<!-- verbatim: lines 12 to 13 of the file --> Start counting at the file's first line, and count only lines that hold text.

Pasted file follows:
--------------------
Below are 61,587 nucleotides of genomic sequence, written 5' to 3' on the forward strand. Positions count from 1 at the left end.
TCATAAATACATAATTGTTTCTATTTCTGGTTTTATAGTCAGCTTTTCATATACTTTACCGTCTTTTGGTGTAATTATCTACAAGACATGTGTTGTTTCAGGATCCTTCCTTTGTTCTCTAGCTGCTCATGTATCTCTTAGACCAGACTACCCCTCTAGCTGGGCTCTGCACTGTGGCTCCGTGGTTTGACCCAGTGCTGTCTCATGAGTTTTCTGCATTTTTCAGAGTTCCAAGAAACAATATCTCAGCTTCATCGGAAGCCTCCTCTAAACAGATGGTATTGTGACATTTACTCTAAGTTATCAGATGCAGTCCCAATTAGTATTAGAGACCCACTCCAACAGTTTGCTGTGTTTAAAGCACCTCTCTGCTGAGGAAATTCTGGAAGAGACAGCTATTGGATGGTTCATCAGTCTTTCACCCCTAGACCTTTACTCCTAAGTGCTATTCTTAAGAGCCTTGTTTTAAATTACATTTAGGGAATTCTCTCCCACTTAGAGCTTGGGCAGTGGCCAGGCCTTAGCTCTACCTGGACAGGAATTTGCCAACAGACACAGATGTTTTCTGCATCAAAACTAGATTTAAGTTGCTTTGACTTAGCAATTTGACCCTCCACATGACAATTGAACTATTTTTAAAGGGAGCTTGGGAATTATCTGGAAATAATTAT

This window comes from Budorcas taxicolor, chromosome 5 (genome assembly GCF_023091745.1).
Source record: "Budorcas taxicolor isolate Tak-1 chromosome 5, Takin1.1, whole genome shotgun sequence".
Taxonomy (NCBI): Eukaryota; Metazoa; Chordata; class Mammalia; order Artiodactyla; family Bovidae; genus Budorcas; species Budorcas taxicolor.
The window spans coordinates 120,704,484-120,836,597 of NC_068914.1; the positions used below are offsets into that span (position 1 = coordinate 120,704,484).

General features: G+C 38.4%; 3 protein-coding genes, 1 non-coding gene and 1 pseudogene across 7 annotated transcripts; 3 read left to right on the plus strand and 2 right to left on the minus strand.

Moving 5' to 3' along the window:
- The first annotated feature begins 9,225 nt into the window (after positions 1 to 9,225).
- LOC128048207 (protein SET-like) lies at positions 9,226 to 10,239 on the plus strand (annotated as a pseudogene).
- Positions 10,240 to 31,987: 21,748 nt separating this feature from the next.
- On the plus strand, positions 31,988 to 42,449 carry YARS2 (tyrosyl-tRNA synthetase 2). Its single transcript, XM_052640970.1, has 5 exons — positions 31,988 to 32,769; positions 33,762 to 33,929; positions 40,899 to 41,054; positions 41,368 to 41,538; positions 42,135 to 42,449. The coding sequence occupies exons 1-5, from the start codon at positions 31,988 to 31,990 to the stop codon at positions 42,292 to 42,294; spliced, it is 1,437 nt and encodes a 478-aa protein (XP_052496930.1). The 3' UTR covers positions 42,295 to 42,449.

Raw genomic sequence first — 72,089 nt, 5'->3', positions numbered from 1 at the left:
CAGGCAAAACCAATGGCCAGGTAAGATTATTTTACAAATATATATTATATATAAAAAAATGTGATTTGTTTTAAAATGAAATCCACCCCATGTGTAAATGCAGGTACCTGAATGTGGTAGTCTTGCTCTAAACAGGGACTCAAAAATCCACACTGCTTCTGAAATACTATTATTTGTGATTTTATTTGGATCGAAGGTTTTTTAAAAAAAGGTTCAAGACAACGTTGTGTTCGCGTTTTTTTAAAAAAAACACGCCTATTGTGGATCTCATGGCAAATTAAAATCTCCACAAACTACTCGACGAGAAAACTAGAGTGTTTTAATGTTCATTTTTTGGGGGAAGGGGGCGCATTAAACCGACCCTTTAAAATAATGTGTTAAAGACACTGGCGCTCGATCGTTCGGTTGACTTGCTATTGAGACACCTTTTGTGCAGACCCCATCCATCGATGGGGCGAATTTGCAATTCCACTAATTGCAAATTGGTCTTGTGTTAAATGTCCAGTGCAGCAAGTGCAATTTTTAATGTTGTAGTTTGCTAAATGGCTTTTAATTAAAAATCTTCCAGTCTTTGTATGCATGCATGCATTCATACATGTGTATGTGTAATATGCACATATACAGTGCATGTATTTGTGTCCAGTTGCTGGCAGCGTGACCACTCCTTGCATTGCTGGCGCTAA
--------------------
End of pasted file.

- On the plus strand, positions 31,988 to 42,449 carry YARS2 (tyrosyl-tRNA synthetase 2). Its single transcript, XM_052640970.1, has 5 exons — positions 31,988 to 32,769; positions 33,762 to 33,929; positions 40,899 to 41,054; positions 41,368 to 41,538; positions 42,135 to 42,449. The coding sequence occupies exons 1-5, from the start codon at positions 31,988 to 31,990 to the stop codon at positions 42,292 to 42,294; spliced, it is 1,437 nt and encodes a 478-aa protein (XP_052496930.1). The 3' UTR covers positions 42,295 to 42,449.

Raw genomic sequence first — 72,089 nt, 5'->3', positions numbered from 1 at the left: